Experiments are described in which a rat hippocampal slice preparation was used along with the metabolic glial inhibitor, fluorocitrate (FC), to investigate the role of glial-made lactate and its shuttling to neurons in posthypoxia recovery of synaptic function. After testing two less effective concentrations of FC, only 10.1±6.5% of slices treated with 100 μ M of the metabolic toxin recovered synaptic function at the end of 10-min hypoxia and 30-min reoxygenation. In contrast, 79.6±7.4% of control, untreated slices recovered synaptic function after 10-min hypoxia and 30-min reoxygenation. The low rate of recovery of synaptic function posthypoxia in FC-treated slices occurred despite the abundance of glucose present in the medium before, during, and after hypoxia. The amount of lactate produced by FC-treated slices during the hypoxic period was only 62% of that produced by control, untreated slices. Supplementing FC-treated slices with exogenous lactate significantly increased the posthypoxia recovery rate of synaptic function. These results strongly support our previous findings concerning the mandatory role of lactate as an aerobic energy substrate for the recovery of synaptic function posthypoxia and clearly show that the bulk of the lactate needed for this recovery originates in glial cells.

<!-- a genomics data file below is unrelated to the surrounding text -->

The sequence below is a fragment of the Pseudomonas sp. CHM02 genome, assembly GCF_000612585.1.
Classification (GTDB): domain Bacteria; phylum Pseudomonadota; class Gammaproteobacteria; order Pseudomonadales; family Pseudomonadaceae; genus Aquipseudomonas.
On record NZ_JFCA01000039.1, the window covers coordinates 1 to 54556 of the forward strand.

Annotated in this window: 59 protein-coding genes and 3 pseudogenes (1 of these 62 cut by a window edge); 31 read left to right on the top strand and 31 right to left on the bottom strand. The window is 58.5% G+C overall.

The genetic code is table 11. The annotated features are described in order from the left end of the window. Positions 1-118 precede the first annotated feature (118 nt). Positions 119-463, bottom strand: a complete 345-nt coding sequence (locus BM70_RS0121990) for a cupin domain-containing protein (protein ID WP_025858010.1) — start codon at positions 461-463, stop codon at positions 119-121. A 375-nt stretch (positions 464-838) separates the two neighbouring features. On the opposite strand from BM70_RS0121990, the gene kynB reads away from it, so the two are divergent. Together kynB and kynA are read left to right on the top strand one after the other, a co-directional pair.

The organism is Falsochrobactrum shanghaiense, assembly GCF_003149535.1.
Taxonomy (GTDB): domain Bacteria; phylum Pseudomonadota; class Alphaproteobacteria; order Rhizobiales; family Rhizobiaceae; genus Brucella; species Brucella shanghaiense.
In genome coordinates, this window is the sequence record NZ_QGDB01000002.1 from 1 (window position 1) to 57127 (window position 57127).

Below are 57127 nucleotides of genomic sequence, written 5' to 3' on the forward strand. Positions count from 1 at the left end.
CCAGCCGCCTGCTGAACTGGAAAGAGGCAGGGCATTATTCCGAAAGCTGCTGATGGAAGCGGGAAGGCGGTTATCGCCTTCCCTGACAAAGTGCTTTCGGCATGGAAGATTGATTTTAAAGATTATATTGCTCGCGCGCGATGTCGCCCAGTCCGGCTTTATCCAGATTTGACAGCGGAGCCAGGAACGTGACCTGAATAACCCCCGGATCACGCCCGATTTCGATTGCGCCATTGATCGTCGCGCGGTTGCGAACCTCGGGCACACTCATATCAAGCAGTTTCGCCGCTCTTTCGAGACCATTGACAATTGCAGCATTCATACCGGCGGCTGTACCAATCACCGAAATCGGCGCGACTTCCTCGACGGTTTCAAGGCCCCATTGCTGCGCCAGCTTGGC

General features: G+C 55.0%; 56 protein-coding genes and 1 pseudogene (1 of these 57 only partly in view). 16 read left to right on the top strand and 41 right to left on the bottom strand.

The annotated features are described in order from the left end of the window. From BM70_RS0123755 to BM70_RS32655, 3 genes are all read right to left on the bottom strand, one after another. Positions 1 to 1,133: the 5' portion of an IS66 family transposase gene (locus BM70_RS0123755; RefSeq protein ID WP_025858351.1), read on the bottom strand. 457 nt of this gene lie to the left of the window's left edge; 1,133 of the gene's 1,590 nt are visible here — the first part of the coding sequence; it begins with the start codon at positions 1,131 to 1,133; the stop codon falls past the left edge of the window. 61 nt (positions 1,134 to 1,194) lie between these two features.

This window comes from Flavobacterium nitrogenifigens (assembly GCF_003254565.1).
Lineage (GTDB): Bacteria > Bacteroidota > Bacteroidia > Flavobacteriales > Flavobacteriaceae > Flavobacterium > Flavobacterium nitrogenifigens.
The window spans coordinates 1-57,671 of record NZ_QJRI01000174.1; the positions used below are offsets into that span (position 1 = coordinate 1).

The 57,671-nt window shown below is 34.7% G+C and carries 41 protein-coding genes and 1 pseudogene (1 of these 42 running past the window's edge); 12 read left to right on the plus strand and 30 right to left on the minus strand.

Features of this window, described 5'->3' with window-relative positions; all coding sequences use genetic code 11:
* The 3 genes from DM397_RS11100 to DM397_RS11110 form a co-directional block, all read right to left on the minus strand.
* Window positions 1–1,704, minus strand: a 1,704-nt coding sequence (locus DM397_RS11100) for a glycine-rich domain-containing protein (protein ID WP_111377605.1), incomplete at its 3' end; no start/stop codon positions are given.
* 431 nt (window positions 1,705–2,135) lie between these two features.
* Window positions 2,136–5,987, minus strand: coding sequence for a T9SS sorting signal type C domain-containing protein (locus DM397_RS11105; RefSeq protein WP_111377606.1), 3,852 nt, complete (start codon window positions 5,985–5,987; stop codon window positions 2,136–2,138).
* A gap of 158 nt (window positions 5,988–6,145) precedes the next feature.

Brain Research – Elsevier
Published: Nov 7, 1997
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